I did not grow up with chicken and dumplings. I’d always lumped the dish in with chicken-fried steak and biscuits and gravy; milk gravy makes my stomach turn. For decades, I’d just ignorantly tossed chicken and dumplings into the same culinary trashbin.
Then, one day, my friend Elise and I decided to remake her recipe for chicken and dumplings so we could get a better photo. One of the side benefits to this is that I get to eat the dish when Elise finishes photographing it. I was a little put off by the gigantic dumplings floating in the broth, but I figured it would make a decent enough lunch. I took a bite.
Wow. So that was what I’d been missing!
Big these dumplings may be, but they were as light as air and nicely coated with a silky chicken broth. The broth itself was the loveliest chicken soup I’d eaten in a long, long time. This wasn’t a Southern horror, like pickled pig’s feet. This was a wonderful dish, homey and layered at the same time. No wonder it was a classic.
Chastened, I decided to adapt Elise’s recipe for wild game. Pheasant is the natural analog for the dish, but I’ve made it with ruffed grouse, too. Partridge, wild turkey, quail or even squirrel or rabbit would work well here, too. Squirrel and dumplings is actually a classic recipe in parts of the South.
This is not a quick and easy dish. It is a dish of love, of time and of patience.
First you simmer the grouse to make a stock, then you pull the meat from the bones to return to the soup later. You strain the stock and rebuild the soup with what is essentially a French veloute, a combination of a flour-and-water roux and the hot stock. New veggies go in, as well as the pulled meat. You finish it off with the dumplings, which really do need the cake flour to be as light as possible.
I now make pheasant and dumplings with some frequency, and I’ve even learned to love wild game versions of chicken fried steak. But I still hate milk gravy.
Pheasant and Dumplings
In many parts of the country, chicken and dumplings is the ultimate comfort food. Making it with wild birds is only a matter of increasing the cooking time. Wild birds work for a living, so some can take hours before the meat falls off the bone. But have faith, it will, in time.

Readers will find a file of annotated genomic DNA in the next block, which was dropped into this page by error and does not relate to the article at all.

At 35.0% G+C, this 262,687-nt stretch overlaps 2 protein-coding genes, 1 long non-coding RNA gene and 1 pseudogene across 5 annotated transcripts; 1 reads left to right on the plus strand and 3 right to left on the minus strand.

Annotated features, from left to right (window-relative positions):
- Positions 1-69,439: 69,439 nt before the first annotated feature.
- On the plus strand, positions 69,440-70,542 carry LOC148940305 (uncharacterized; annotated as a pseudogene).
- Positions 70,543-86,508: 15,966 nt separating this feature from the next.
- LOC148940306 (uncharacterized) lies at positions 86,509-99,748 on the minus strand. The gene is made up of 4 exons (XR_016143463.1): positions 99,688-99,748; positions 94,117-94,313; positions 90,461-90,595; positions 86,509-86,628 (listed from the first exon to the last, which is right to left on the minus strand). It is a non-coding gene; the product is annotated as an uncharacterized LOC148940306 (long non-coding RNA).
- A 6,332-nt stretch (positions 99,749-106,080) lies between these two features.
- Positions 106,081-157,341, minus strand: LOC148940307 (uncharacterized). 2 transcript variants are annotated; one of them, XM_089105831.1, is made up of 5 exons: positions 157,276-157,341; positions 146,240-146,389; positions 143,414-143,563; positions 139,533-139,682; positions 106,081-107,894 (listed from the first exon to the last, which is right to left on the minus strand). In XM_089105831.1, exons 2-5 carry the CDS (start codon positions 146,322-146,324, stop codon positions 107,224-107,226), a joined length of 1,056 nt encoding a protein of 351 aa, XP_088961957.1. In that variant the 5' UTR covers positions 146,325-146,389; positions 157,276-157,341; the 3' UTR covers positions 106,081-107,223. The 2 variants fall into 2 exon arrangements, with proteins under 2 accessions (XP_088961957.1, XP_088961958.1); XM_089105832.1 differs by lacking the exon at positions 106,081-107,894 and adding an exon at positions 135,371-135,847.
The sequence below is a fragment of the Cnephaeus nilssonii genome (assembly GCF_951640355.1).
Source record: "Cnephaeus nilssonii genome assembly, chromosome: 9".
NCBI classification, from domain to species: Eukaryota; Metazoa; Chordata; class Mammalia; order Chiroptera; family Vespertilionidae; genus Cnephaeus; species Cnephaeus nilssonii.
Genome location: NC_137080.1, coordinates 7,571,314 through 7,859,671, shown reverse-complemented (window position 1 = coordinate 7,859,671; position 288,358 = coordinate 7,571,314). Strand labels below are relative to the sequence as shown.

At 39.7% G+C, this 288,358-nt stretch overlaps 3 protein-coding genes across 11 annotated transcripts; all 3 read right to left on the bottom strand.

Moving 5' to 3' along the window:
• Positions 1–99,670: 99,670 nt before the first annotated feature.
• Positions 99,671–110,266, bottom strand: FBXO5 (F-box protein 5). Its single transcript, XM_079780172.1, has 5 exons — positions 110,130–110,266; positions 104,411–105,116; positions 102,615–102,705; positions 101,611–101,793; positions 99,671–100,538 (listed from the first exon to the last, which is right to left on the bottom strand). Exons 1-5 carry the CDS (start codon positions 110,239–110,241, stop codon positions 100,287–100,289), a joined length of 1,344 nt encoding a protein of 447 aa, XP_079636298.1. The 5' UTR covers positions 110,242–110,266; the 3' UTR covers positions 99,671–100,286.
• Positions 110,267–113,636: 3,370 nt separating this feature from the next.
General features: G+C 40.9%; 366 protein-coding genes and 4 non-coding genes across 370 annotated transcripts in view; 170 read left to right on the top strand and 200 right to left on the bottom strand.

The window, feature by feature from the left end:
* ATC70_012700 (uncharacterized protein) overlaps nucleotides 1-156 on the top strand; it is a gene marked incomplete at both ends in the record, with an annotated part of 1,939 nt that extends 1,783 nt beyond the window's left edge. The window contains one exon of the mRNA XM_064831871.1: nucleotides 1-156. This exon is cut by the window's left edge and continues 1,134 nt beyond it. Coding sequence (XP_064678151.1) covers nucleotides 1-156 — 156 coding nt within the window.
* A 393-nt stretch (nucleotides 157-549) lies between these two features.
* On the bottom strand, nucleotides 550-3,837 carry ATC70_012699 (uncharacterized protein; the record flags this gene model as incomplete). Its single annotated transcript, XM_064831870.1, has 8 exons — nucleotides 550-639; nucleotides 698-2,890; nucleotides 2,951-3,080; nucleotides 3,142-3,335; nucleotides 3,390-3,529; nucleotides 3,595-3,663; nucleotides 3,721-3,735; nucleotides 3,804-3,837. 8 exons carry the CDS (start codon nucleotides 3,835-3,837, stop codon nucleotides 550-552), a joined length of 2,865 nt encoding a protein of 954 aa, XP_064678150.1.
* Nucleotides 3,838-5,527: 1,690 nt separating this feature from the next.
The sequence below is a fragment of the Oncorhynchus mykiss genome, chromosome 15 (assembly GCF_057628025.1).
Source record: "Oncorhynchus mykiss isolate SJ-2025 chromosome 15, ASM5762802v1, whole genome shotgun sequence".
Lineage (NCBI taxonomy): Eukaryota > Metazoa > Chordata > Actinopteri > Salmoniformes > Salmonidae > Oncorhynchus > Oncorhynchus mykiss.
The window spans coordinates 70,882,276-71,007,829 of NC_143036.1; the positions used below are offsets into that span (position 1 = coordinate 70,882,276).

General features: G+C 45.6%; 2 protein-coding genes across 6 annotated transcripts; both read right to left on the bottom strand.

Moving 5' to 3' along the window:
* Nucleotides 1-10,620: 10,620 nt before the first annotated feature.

If you save the giblets, use the heart, gizzard and neck in the broth; don’t use the liver, as it will make the broth cloudy and give it a weird taste.
If you are wondering about the cake flour in the dumplings, yeah, it matters. It makes the dumplings much lighter and fluffier. If you can’t find it, you can use all-purpose. Do not use bread flour.
Prep Time: 15 minutes
Cook Time: 2 hours
- 1 pheasant, 6-8 quail or the wings and carcass of a wild turkey
- 2 carrots, chopped
- 2 celery stalks, chopped
- 1 large onion, chopped
- 1/2 a parsnip, or 1 small parsnip
- 2 bay leaves
- 2 teaspoons dried thyme
- 1 ounce dried mushrooms (any kind)
- 4 tablespoons unsalted butter
- 2 carrots, sliced into rounds
- 2 celery stalks, sliced about 1/4 inch thick
- 1/2 a parsnip, or 1 small parsnip, chopped
- 4 tablespoons flour
- 1/2 cup vermouth or dry sherry
- 1 cup fresh or frozen peas
- 1 cup chopped parsley
- 1/4 cup heavy cream
- Salt and black pepper
- 2 cups cake flour
- 2 teaspoons baking powder
- 1 teaspoon salt
- 2 tablespoons melted butter
- 3/4 cup milk
- Start with the broth. Toss all the broth ingredients into a large stockpot, cover with at least 2 quarts of water (you can save any extra broth for later) and bring to a strong simmer, about 200 degrees if you’re checking. Drop the heat to below a simmer — look for lots of steaming, and just a couple bubbles on the surface — and let everything cook 20 minutes. Fish out the pheasant and remove the breast meat. Set it aside in the refrigerator and return the rest of the pheasant to the pot. Cook for as long as it takes for the meat to want to fall off the leg bones, from 45 minutes for a pen-raised bird to 2 1/2 hours for an old rooster.
- When the pheasant is done, gently remove it from the broth and let it cool enough to handle. Pick off all the meat from the bones, being sure to remove all those nasty tendons in the pheasant’s legs. Put the meat in the bowl with the breast meat. Take the breast meat and shred it, then return everything to the bowl.
- Strain the broth. Using a spider skimmer or slotted spoon, remove as many big pieces of vegetable as you can from the broth. Put a fine-meshed strainer that has a paper towel set inside it over a large bowl or pot. Pour the stock through this. You might need to change paper towels halfway through if it gets too gunked up. Pour the broth into a pot and set it on low heat.
- To make the stew, heat the butter in a large pot or Dutch oven set over medium-high heat. Saute the carrot, celery and parsnip for 3-4 minutes, stirring often. You don’t want the veggies to brown. Add the flour and stir to combine. Everything in the pot will seize up, but that’s OK. Drop the heat to medium-low and cook, stirring often, until the flour turns the color of coffee-with-cream. Add the vermouth and stir well, then start adding the broth 1 cup at a time, stirring constantly, until it looks silky. It should take 6-8 cups.
- Add the pheasant meat and bring this to a simmer. Cook gently until the veggies are soft, about 30 minutes.
- Meanwhile, make the dumpling dough. Mix all the dry ingredients together, then add the melted butter and milk. Stir just to combine — do not overwork the dough.
- Drop the dough by the teaspoonful into the simmering stew. When all the dough is in, cover the pot and cook over low heat for 15 minutes. It is very important that the stew not boil during this time, or your dumplings will get tough.
- After 15 minutes are up, uncover the pot and add the peas and parsley, stir gently to combine. Let this cook 1-2 minutes, then turn off the heat. Add salt and black pepper to taste, then the heavy cream. Serve at once.